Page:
International Day of Indigenous Peoples: resilience and spiritual resistence
Indigenous World9 August 2020
August 9 is the date chosen by the UN to celebrate the International Day of Indigenous Peoples. In 2007, after years of debates, the UN adopted the Resolution on the Rights of Indigenous Peoples: Right to existence, to maintain their culture, to cultivate their spirituality, to keep their systems of governance, as well as the essential territorial rights, among others. The adoption of the resolution was very hard, yet its application has been quite limited.
Indigenous peoples are our older brothers – to whom we owe so much – marginalized, persecuted and criminalized in many countries around the world. In recent centuries it has been estimated that 25% of the indigenous peoples of the Earth have been exterminated and that 50% of those who remain are seriously threatened with extinction. Despite the genocides they have suffered, and continue to suffer, thousands of indigenous peoples still thrive on every continent (including Europe) often confined to inhospitable places. According to the UN they are about 400 million, but they could be twice as much, if the definition of indigenous was less restrictive, including deeply rooted local communities.
Globally, there is a direct correlation between cultural and natural diversity. Indigenous peoples (5% of contemporary humanity) conserve ca. 90% of the world’s languages and ca. 40% of global biodiversity. The 2019 IPCC Special Report on Climate Change acknowledged that indigenous peoples and local communities have a key role to play in preserving ecosystems and preventing deforestation, as they are the ones that best conserve biodiversity, globally. That is why recognizing the rights of indigenous peoples is vital to combating climate change and securing our collective future. However, every year hundreds of indigenous leaders are imprisoned, deported, exiled, or killed, all over the world, to defend their sacred territories, against the voraciousness of mining, oil, carpentry, agro-livestock express, which supply our supermarkets.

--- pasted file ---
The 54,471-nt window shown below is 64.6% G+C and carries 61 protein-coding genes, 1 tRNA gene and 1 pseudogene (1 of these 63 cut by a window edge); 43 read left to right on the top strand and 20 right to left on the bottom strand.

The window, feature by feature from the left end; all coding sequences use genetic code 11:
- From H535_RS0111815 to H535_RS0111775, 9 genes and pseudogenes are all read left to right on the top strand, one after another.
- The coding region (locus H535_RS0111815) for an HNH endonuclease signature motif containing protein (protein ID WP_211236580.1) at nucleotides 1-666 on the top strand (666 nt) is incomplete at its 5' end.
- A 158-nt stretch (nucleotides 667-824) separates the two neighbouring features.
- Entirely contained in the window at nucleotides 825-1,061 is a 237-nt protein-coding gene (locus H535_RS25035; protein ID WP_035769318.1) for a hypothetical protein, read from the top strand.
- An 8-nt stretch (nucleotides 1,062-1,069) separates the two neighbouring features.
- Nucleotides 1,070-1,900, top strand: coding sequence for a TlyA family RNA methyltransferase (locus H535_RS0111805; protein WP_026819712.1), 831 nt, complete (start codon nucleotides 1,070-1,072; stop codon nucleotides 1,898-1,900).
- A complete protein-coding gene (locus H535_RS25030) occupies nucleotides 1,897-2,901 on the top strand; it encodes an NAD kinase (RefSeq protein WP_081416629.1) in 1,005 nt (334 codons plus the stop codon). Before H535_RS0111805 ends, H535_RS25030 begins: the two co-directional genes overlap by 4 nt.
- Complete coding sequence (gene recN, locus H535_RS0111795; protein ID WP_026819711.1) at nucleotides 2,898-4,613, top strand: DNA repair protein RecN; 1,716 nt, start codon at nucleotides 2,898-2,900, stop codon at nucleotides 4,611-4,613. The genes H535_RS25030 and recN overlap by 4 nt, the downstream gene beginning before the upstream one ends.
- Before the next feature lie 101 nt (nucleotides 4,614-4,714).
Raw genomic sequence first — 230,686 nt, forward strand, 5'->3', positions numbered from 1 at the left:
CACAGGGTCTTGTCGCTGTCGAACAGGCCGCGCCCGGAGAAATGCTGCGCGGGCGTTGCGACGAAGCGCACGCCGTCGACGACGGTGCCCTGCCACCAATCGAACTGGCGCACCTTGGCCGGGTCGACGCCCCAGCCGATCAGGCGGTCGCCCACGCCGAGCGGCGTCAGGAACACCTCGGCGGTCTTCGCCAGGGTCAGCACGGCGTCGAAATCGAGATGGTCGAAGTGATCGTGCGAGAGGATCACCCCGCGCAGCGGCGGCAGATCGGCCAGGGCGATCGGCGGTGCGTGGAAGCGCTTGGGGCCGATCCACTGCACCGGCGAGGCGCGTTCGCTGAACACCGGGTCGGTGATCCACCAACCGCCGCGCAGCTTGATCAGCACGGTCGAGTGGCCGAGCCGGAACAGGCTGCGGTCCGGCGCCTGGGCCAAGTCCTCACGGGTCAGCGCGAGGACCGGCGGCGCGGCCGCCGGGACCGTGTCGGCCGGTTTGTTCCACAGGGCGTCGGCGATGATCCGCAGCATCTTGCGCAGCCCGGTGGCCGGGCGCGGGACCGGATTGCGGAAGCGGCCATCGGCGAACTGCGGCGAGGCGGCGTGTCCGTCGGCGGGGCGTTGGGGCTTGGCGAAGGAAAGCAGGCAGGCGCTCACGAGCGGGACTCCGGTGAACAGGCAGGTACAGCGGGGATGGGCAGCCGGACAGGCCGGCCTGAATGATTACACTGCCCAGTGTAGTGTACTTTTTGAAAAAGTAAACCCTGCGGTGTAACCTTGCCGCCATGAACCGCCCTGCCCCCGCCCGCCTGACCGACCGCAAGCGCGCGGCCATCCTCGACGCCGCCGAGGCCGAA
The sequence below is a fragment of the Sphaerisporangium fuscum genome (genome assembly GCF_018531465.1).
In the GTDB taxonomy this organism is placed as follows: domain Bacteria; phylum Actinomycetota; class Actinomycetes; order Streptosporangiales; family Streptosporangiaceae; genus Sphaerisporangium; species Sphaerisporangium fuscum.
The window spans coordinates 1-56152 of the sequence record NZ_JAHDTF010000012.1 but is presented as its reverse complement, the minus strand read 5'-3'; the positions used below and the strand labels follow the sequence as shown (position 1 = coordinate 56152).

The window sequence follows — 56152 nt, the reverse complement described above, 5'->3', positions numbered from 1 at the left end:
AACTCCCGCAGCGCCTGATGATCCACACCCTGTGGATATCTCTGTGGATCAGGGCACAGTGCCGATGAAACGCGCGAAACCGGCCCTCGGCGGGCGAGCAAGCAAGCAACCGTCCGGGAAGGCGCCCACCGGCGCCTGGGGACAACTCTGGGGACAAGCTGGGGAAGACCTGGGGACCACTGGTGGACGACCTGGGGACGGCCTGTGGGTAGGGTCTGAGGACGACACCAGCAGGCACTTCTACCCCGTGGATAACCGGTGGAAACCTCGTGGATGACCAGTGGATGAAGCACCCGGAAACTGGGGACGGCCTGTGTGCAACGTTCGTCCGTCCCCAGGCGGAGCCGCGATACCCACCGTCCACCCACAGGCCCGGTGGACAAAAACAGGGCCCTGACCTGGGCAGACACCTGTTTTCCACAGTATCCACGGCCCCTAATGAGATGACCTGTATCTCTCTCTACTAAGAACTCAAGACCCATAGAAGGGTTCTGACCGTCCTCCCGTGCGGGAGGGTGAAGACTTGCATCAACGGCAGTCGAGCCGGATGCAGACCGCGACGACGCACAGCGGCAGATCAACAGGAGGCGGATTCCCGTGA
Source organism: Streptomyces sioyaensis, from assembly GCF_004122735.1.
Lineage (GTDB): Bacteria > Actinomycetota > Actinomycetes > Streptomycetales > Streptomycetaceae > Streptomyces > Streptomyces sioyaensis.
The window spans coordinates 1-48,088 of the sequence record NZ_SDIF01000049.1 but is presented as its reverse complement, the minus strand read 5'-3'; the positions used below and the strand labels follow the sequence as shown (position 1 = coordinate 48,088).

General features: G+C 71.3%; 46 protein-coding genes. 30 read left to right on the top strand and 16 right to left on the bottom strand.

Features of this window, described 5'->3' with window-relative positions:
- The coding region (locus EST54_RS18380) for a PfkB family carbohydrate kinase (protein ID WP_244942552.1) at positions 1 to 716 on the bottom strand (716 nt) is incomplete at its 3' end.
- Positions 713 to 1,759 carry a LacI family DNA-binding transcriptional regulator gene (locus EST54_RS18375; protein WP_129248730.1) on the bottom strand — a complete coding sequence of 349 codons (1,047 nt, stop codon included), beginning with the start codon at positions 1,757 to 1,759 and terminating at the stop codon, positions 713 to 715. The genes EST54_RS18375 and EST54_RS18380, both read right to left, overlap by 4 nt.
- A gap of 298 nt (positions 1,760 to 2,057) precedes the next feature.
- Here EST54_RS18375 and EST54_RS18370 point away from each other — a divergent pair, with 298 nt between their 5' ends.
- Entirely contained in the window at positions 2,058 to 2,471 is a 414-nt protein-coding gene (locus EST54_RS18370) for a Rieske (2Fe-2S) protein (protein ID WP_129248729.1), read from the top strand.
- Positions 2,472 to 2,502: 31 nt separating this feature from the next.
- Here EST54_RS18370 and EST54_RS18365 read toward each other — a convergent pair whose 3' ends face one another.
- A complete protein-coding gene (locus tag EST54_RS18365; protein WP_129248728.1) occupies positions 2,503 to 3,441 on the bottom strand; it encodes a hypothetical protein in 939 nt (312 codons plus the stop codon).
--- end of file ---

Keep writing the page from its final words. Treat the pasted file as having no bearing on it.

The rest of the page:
The 2019 report of Global Witness documented that last year the highest number of assassinated leaders to defend their territories – almost always peacefully – was reached, since monitoring began. 40% of the killings were indigenous leaders, and 65% of the killings took place in Latin America, especially in the Amazon region. Mining was the deadliest sector, followed by large agri-food and forestry companies.
Our sincere tribute to all of them, as well as to all the NGOs that fight for indigenous peoples and their sacred values, such as the ICCA Consortium or Survival International. And also to all the people who risk their lives to defend them, as the Catalan bishop, Pere Casaldàliga, who left this world yesterday, did for more than 50 years in Mato Grosso, Brasil.